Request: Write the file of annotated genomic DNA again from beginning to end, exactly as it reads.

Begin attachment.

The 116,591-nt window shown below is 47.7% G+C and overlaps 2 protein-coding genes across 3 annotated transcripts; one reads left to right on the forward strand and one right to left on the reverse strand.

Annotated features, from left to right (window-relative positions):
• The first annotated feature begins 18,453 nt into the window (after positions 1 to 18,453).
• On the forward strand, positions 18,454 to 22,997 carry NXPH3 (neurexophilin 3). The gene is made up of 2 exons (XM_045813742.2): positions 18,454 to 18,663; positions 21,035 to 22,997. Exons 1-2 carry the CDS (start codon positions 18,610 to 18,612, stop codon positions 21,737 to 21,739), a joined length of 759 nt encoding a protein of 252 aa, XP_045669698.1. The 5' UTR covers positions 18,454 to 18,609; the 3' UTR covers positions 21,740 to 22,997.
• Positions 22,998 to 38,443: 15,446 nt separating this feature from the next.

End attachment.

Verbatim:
The 116,591-nt window shown below is 47.7% G+C and overlaps 2 protein-coding genes across 3 annotated transcripts; one reads left to right on the forward strand and one right to left on the reverse strand.

Annotated features, from left to right (window-relative positions):
• The first annotated feature begins 18,453 nt into the window (after positions 1 to 18,453).
• On the forward strand, positions 18,454 to 22,997 carry NXPH3 (neurexophilin 3). The gene is made up of 2 exons (XM_045813742.2): positions 18,454 to 18,663; positions 21,035 to 22,997. Exons 1-2 carry the CDS (start codon positions 18,610 to 18,612, stop codon positions 21,737 to 21,739), a joined length of 759 nt encoding a protein of 252 aa, XP_045669698.1. The 5' UTR covers positions 18,454 to 18,609; the 3' UTR covers positions 21,740 to 22,997.
• Positions 22,998 to 38,443: 15,446 nt separating this feature from the next.